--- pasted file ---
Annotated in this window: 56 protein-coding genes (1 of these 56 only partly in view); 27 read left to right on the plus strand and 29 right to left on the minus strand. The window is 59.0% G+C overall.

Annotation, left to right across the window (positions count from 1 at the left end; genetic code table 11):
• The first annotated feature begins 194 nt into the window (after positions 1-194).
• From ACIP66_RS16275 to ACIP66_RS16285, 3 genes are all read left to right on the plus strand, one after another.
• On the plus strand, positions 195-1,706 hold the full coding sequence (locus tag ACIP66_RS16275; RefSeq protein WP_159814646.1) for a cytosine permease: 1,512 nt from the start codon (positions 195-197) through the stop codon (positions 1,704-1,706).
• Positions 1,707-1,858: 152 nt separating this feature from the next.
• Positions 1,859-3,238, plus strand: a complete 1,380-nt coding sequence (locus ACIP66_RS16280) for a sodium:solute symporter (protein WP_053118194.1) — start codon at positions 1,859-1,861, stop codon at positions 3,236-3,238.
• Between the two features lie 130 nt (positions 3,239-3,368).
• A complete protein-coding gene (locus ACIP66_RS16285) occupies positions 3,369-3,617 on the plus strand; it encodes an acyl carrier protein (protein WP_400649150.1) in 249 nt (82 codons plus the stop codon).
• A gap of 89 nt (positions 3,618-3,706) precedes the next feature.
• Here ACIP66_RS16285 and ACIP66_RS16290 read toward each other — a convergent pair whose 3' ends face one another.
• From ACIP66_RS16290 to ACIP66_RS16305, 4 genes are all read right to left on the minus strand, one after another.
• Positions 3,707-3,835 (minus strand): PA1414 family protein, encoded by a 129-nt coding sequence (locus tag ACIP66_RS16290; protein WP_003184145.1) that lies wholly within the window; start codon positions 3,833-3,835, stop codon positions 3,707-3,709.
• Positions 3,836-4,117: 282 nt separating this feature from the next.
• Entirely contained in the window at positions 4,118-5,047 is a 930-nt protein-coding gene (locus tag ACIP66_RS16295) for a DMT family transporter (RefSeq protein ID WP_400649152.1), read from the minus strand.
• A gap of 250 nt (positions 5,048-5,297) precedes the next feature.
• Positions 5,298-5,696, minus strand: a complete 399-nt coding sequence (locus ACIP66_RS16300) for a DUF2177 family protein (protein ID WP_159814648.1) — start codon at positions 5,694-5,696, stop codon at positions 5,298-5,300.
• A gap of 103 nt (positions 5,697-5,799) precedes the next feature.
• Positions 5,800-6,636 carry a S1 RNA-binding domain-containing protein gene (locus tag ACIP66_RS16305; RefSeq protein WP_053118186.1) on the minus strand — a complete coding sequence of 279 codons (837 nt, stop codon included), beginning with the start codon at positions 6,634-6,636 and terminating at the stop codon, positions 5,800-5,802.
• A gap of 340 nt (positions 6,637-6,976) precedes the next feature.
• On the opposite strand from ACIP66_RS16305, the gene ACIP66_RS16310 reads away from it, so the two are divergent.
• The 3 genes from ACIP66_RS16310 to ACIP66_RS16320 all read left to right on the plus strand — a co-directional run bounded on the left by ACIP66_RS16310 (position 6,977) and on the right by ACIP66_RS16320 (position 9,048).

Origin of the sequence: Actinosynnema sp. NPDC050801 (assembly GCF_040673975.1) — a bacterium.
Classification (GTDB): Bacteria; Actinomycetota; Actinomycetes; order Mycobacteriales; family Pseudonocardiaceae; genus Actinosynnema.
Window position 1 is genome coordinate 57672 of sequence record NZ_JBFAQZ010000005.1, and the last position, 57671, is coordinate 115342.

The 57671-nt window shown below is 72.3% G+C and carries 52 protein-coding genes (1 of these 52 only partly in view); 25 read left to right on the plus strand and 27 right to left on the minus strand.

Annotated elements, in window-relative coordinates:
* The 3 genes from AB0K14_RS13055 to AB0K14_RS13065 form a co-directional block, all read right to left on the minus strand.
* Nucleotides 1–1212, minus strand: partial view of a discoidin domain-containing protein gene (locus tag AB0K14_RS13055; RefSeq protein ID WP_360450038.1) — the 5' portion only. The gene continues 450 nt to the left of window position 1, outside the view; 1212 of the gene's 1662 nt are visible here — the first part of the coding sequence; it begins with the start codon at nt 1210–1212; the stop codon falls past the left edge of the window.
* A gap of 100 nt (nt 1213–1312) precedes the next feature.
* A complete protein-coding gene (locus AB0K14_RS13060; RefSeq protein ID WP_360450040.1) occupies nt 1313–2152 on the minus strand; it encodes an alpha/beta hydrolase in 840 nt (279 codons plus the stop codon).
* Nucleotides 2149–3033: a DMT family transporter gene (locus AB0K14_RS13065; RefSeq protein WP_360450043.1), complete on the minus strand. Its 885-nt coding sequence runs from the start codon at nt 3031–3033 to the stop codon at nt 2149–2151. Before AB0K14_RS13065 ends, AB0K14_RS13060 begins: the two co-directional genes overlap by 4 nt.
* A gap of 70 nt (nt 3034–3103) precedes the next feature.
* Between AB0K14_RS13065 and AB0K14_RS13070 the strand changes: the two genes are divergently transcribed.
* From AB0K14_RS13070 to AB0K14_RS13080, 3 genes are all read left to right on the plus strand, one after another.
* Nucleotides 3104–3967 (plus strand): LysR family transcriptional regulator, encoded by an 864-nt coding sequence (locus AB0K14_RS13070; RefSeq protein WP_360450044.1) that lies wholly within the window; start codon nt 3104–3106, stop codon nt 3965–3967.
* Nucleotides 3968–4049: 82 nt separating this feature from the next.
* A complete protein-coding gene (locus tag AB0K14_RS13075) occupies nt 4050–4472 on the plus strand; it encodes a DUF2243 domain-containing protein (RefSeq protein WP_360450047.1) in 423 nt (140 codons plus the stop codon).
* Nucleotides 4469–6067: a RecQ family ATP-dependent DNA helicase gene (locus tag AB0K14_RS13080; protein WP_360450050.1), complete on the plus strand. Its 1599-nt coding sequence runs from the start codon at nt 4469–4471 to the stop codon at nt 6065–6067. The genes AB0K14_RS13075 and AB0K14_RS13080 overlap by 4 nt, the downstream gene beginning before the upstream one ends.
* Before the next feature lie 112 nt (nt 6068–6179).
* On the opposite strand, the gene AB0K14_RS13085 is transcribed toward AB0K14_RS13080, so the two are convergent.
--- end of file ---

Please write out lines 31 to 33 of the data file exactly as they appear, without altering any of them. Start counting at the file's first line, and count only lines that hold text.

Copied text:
* A complete protein-coding gene (locus AB0K14_RS13060; RefSeq protein ID WP_360450040.1) occupies nt 1313–2152 on the minus strand; it encodes an alpha/beta hydrolase in 840 nt (279 codons plus the stop codon).
* Nucleotides 2149–3033: a DMT family transporter gene (locus AB0K14_RS13065; RefSeq protein WP_360450043.1), complete on the minus strand. Its 885-nt coding sequence runs from the start codon at nt 3031–3033 to the stop codon at nt 2149–2151. Before AB0K14_RS13065 ends, AB0K14_RS13060 begins: the two co-directional genes overlap by 4 nt.
* A gap of 70 nt (nt 3034–3103) precedes the next feature.